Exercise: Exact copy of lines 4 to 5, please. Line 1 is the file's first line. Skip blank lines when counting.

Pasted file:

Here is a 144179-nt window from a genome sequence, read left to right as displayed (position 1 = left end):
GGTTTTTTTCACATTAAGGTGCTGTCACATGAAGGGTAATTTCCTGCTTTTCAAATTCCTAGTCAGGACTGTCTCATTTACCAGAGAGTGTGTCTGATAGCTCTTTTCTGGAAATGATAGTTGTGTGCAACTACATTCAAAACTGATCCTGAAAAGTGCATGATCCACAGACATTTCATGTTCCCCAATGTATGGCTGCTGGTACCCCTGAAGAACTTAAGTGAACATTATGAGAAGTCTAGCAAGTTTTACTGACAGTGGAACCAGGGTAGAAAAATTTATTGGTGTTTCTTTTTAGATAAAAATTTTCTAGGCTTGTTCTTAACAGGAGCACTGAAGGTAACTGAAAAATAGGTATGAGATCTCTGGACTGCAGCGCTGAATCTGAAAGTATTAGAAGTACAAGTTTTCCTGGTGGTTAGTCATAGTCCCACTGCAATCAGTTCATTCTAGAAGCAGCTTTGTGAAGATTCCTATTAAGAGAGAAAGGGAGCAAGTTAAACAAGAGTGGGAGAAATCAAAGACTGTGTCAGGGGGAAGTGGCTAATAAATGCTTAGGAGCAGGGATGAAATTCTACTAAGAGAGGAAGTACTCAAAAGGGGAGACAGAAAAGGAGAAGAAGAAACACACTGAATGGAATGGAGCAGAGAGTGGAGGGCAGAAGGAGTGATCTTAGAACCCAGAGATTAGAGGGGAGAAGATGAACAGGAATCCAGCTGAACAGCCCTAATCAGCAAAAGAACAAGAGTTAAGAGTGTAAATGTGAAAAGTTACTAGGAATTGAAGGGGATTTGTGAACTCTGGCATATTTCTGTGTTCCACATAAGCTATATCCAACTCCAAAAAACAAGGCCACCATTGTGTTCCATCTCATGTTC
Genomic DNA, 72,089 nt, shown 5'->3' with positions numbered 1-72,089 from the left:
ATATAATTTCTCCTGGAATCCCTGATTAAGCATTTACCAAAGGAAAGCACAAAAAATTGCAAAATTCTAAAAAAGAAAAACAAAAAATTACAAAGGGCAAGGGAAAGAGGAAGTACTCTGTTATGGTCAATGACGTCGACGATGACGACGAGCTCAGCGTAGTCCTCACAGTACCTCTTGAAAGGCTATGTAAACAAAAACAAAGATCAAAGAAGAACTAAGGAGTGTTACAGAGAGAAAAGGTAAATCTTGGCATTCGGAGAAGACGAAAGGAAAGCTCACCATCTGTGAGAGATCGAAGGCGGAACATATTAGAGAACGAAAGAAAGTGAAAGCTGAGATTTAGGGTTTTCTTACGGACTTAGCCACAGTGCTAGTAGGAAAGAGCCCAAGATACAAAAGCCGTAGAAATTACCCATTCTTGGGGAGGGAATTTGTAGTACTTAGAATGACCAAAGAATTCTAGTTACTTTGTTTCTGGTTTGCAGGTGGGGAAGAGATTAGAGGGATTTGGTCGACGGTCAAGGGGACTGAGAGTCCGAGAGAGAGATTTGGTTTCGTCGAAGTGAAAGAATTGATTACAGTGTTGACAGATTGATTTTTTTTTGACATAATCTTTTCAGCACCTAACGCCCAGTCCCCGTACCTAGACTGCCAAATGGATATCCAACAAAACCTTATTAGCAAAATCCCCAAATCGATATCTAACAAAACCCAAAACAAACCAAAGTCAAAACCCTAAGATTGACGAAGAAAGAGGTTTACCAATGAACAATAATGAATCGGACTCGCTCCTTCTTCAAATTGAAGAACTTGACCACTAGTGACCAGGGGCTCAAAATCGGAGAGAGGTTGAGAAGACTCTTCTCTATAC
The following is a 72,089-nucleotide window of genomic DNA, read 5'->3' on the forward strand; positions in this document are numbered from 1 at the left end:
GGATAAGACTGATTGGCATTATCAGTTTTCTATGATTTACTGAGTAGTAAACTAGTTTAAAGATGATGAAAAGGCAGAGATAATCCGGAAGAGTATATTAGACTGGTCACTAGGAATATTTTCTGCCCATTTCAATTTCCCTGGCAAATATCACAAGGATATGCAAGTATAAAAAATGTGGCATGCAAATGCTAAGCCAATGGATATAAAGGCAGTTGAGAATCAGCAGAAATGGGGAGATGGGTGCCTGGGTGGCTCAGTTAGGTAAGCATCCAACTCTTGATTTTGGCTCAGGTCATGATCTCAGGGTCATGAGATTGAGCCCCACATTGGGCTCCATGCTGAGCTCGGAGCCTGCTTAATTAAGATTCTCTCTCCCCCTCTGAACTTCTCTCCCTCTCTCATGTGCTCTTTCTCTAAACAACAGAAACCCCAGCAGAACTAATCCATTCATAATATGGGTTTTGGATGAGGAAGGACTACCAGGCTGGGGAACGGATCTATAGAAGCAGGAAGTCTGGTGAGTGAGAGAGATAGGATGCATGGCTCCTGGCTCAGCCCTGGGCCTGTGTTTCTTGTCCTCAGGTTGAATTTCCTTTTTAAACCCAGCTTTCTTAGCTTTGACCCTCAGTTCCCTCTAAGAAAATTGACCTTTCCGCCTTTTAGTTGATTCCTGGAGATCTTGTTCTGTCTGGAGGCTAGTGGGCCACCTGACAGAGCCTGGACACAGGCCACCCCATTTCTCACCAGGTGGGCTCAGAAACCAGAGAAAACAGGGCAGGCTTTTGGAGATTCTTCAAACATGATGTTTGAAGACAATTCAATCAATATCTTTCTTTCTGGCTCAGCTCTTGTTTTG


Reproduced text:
ATATAATTTCTCCTGGAATCCCTGATTAAGCATTTACCAAAGGAAAGCACAAAAAATTGCAAAATTCTAAAAAAGAAAAACAAAAAATTACAAAGGGCAAGGGAAAGAGGAAGTACTCTGTTATGGTCAATGACGTCGACGATGACGACGAGCTCAGCGTAGTCCTCACAGTACCTCTTGAAAGGCTATGTAAACAAAAACAAAGATCAAAGAAGAACTAAGGAGTGTTACAGAGAGAAAAGGTAAATCTTGGCATTCGGAGAAGACGAAAGGAAAGCTCACCATCTGTGAGAGATCGAAGGCGGAACATATTAGAGAACGAAAGAAAGTGAAAGCTGAGATTTAGGGTTTTCTTACGGACTTAGCCACAGTGCTAGTAGGAAAGAGCCCAAGATACAAAAGCCGTAGAAATTACCCATTCTTGGGGAGGGAATTTGTAGTACTTAGAATGACCAAAGAATTCTAGTTACTTTGTTTCTGGTTTGCAGGTGGGGAAGAGATTAGAGGGATTTGGTCGACGGTCAAGGGGACTGAGAGTCCGAGAGAGAGATTTGGTTTCGTCGAAGTGAAAGAATTGATTACAGTGTTGACAGATTGATTTTTTTTTGACATAATCTTTTCAGCACCTAACGCCCAGTCCCCGTACCTAGACTGCCAAATGGATATCCAACAAAACCTTATTAGCAAAATCCCCAAATCGATATCTAACAAAACCCAAAACAAACCAAAGTCAAAACCCTAAGATTGACGAAGAAAGAGGTTTACCAATGAACAATAATGAATCGGACTCGCTCCTTCTTCAAATTGAAGAACTTGACCACTAGTGACCAGGGGCTCAAAATCGGAGAGAGGTTGAGAAGACTCTTCTCTATAC
The following is a 72,089-nucleotide window of genomic DNA, read 5'->3' on the forward strand; positions in this document are numbered from 1 at the left end: